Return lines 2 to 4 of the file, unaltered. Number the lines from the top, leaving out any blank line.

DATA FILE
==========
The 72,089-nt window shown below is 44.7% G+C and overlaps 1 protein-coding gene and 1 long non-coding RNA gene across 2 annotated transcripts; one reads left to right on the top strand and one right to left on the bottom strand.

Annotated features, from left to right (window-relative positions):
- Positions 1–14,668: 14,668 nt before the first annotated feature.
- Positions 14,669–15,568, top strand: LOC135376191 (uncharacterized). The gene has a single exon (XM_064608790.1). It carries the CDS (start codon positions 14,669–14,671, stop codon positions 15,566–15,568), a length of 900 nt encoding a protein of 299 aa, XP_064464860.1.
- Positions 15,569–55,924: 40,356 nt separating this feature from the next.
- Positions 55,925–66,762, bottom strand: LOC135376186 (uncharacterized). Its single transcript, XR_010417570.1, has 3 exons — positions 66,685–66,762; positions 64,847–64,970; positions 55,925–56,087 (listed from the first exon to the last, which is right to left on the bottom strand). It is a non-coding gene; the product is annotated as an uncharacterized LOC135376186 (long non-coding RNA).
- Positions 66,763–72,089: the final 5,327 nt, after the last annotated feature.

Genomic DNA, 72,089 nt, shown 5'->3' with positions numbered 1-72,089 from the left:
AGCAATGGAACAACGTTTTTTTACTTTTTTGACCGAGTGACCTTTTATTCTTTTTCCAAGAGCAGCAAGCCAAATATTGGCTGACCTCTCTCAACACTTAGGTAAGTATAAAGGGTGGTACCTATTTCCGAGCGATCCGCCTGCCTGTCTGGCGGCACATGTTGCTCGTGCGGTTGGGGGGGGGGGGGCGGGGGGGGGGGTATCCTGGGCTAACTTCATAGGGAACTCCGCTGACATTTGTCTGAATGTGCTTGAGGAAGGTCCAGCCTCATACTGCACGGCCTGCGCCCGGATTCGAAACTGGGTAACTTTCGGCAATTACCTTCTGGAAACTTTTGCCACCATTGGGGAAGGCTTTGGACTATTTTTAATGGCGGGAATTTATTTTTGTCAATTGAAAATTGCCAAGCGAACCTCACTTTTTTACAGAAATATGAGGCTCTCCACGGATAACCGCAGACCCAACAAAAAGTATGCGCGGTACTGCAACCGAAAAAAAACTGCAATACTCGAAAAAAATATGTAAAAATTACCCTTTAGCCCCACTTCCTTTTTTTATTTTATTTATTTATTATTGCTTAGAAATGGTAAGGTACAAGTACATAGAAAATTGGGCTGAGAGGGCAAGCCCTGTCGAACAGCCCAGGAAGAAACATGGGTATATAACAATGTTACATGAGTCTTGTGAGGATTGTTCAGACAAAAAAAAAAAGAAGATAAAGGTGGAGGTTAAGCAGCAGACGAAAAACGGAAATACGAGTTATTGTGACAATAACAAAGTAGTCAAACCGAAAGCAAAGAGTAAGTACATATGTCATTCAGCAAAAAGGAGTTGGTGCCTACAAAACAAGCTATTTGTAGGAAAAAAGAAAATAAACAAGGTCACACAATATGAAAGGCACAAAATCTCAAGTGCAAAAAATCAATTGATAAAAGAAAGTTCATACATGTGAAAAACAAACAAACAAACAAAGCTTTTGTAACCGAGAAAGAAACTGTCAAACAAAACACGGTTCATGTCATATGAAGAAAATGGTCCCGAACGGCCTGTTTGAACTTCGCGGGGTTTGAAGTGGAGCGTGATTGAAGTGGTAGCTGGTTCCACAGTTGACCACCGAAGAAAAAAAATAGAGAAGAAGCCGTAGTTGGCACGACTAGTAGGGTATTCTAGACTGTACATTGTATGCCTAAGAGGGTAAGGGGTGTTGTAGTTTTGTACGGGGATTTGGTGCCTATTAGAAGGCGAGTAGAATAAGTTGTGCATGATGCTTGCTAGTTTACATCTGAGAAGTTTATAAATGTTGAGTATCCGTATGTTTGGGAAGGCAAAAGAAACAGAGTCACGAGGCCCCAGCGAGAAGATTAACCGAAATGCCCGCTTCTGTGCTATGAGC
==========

Annotated features, from left to right (window-relative positions):
- Positions 1–14,668: 14,668 nt before the first annotated feature.
- Positions 14,669–15,568, top strand: LOC135376191 (uncharacterized). The gene has a single exon (XM_064608790.1). It carries the CDS (start codon positions 14,669–14,671, stop codon positions 15,566–15,568), a length of 900 nt encoding a protein of 299 aa, XP_064464860.1.